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Labor lost the campaign but won the election.

Rob Oakeshott and Tony Windsor announcing their support for Labor They are not the change we need

This means that our campaign was hardly a stellar effort. But despite that, despite the concerted effort by the Murdoch Press, despite the leaks, Labor has won the election.

Now Labor has formed a minority government with the support of the independents Wilkie, Oakeshott and Windsor, it’s time to consider what progressive Labor supporters can do to make sure we don’t lose the next election.

Labor has to win the battle of ideas.

I am immensely proud of Labor in Government.

  • Labor ratified Kyoto and recognised climate change as the greatest threat to Australian and global society.
  • Labor apologised to the Stolen Generation and the Forgotten Generation and committed to closing the gap.
  • Labor abolished WorkChoices and introduced progressive workplace laws.
  • Labor made unparralled investment in our schools and hospitals.
  • Labor saved Australia from the Global Financial Crisis and kept tens of thousands of Australians in productive work.
  • Labor massively increased funding for higher education, indexed funding and abolished fee-paying undergraduate degress.
  • Labor increased our renewable energy target and has increased funding for renewable energy technology and public transport.
  • Labor created the National Broadband Network that will future proof our economy for generations.
  • And much more beside.

Labor came into power at the end of a boom and oversaw the country when global fortuned turned down and almost every industrialised country went into recession. Kevin Rudd, Wayne Swan, Julia Gillard and Lindsay Tanner took some difficult, brave and necessary decisions. These were the righ decisions.

The Labor campaign saw some impressive successes – winning some seats against the odds (like Corangamite, Deakin and La Trobe), increasing margins in some seats and holding on by very narrow margins in others.

It also also likely that, in our preferential system, Labor won the two-party preferred vote.

However, we lost the campaign.

We experienced a 5.4% swing against Labor. This is considerable, and appears to come from all stratum of Labor’s support base. The Liberals only picked up a 1.4% swing – with the majority of Labor’s support going to the Greens political party. A 5.4% swing against Labor cannot be regarded as a success, even if we are now forming Government.

We lost because of two reasons.

We lost the ability to communicate with Australians, and we appeared to squib on climate change.

In 2007, Labor was elected – in part – because of the perception that we would being about chance on a range of issues including climate change.

Our inability to articulate what the Carbon Pollution Reduction Scheme would mean for the average punter – combined with the failure (in part of the Greens’ party’s fault) to get the CPRS through the Senate was a major blow to Labor.

We couldn’t communicate about the ceiling insulation scheme, or the building the education revolution, or the CPRS, or the economy.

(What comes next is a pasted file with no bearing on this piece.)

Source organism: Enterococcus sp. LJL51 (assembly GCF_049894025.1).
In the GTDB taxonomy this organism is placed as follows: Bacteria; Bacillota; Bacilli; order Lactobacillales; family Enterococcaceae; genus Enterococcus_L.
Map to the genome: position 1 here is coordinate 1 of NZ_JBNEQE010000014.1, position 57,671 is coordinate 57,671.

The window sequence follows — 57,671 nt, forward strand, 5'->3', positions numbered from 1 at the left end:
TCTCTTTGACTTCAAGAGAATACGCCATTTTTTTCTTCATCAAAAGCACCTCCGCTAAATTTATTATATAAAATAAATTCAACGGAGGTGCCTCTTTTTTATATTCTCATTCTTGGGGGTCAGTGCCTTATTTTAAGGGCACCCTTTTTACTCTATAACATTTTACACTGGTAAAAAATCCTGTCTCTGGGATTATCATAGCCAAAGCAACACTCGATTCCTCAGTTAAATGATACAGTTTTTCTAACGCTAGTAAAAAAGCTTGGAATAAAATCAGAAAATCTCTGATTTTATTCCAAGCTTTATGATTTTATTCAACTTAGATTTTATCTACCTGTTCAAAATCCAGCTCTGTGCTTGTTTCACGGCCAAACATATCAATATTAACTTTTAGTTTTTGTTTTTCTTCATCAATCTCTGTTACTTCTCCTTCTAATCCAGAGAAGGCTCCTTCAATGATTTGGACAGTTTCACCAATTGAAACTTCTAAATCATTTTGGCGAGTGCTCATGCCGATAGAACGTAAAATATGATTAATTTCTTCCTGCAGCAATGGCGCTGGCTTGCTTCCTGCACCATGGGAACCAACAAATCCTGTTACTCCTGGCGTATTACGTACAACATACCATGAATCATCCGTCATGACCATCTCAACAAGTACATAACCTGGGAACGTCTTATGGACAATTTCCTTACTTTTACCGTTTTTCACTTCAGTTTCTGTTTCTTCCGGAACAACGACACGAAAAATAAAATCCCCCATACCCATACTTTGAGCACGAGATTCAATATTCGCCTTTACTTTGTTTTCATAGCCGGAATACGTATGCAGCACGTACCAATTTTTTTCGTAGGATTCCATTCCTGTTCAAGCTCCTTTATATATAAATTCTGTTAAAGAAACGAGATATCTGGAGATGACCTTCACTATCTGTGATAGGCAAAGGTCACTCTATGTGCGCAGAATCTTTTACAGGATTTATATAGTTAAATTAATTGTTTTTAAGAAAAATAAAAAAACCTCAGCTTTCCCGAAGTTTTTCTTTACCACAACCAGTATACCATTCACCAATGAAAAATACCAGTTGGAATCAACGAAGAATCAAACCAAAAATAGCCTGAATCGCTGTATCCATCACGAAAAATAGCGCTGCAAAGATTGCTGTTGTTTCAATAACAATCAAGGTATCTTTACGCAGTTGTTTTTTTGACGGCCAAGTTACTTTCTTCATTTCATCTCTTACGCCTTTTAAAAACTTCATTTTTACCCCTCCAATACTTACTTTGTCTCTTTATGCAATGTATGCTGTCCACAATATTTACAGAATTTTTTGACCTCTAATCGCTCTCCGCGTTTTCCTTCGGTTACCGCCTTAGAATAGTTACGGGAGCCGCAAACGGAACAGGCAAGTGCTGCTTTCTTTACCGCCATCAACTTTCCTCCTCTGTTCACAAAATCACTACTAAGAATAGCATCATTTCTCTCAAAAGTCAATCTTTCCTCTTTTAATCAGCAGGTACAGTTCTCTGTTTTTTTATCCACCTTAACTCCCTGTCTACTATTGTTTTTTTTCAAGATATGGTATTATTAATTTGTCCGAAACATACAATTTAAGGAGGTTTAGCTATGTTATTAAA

We weren’t proud enough of our record. We were too cautious and hesitant – too scared of The Australian, the Telegraph and the Courier Mail.

At the end, we did not symbolise openness, transparency and accountability – and the circumstances of Gillard’s ascension exacerbated this perception.

We forgot about the idealism that sits at the core of Labor. Labor politics was seen as a game, not a calling.

How can we win the next campaign (and election)?

We must reconnect our party with our values, our ideals and our voters. Politics without values is pointless, and ultimately fruitless.

We need to renew our ideas, policies and ideology. Labor must be a strong reforming government, and we should champion bold visions of a better Australia.

We must renew our party. The election showed that our campaign machine struggles without the community fueling it.

Finally, we must hold each other, and the Opposition accountable. There must be no blood bath, no whispering campaigns, no leadership challenges. We need to challenge the outrageous and wild claims of the Liberal Party and their propaganda pieces, The Australian, et al.

Labor must become again a living breathing movement, not just an election winning machine.

Labor in Government deserved to be re-elected, and the independents made the best choice for Australia’s future.

4 responses to “The change we need”

  1. JoshC Avatar

    Good piece Alex, but it's Oakeshott – shame on you. We should all know the names of our new overlords.

    I especially agree that the Gov was too hesitant in blowing it's own horn and I think reticent in putting together a real vision.

  2. Alexander White Avatar

    Thanks Josh – I've corrected the typo.

  3. Rowan Avatar

    Communication is the war that was lost. Not many 'ordinary' people know the MSM is extremely biased. I had to educate my parents but they now look out for it and recognise it. I think many people are starting to wake up on their own, but I have been telling anyone and everyone the same thing in the hopes of getting them to judge for themselves.

    I saw a car sticker this morning on the way to work—Is it true, or did you read it in The Courier Mail?

    BTW, grammar error, strata is the plural of stratum….

    1. Alexander White Avatar

      I agree about the communication. It's widely said that Labor (and Rudd) lost the ability to communicate. The conscious decision by News Ltd papers to run smear campaigns against Labor on BER and ceiling insulation was also a factor in this, but I think there were some strategic factors from Labor's side.

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